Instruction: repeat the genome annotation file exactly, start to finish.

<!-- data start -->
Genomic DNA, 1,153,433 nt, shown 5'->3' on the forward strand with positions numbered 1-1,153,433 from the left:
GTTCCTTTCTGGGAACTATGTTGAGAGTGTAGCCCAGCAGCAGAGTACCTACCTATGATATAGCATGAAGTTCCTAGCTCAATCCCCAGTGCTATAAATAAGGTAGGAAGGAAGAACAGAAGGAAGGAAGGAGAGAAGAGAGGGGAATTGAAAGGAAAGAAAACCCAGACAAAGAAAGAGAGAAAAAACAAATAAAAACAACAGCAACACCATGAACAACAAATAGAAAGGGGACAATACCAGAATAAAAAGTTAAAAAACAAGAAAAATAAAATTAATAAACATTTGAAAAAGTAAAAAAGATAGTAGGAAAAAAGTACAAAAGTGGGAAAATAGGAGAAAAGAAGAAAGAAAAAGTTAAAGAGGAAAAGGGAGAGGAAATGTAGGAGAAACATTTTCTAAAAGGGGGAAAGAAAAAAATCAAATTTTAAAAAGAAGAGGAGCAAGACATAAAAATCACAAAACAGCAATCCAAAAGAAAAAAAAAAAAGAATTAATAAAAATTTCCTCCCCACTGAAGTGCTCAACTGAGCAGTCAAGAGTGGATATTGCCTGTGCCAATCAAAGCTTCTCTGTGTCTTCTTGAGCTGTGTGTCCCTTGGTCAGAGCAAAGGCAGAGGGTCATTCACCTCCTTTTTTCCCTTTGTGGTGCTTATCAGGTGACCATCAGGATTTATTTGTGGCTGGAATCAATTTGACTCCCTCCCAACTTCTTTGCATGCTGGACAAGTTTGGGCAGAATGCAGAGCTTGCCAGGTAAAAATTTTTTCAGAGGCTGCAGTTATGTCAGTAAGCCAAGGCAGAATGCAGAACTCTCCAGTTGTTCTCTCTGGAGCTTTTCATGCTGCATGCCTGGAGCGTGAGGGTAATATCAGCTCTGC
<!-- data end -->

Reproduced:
Genomic DNA, 1,153,433 nt, shown 5'->3' on the forward strand with positions numbered 1-1,153,433 from the left:
GTTCCTTTCTGGGAACTATGTTGAGAGTGTAGCCCAGCAGCAGAGTACCTACCTATGATATAGCATGAAGTTCCTAGCTCAATCCCCAGTGCTATAAATAAGGTAGGAAGGAAGAACAGAAGGAAGGAAGGAGAGAAGAGAGGGGAATTGAAAGGAAAGAAAACCCAGACAAAGAAAGAGAGAAAAAACAAATAAAAACAACAGCAACACCATGAACAACAAATAGAAAGGGGACAATACCAGAATAAAAAGTTAAAAAACAAGAAAAATAAAATTAATAAACATTTGAAAAAGTAAAAAAGATAGTAGGAAAAAAGTACAAAAGTGGGAAAATAGGAGAAAAGAAGAAAGAAAAAGTTAAAGAGGAAAAGGGAGAGGAAATGTAGGAGAAACATTTTCTAAAAGGGGGAAAGAAAAAAATCAAATTTTAAAAAGAAGAGGAGCAAGACATAAAAATCACAAAACAGCAATCCAAAAGAAAAAAAAAAAAGAATTAATAAAAATTTCCTCCCCACTGAAGTGCTCAACTGAGCAGTCAAGAGTGGATATTGCCTGTGCCAATCAAAGCTTCTCTGTGTCTTCTTGAGCTGTGTGTCCCTTGGTCAGAGCAAAGGCAGAGGGTCATTCACCTCCTTTTTTCCCTTTGTGGTGCTTATCAGGTGACCATCAGGATTTATTTGTGGCTGGAATCAATTTGACTCCCTCCCAACTTCTTTGCATGCTGGACAAGTTTGGGCAGAATGCAGAGCTTGCCAGGTAAAAATTTTTTCAGAGGCTGCAGTTATGTCAGTAAGCCAAGGCAGAATGCAGAACTCTCCAGTTGTTCTCTCTGGAGCTTTTCATGCTGCATGCCTGGAGCGTGAGGGTAATATCAGCTCTGC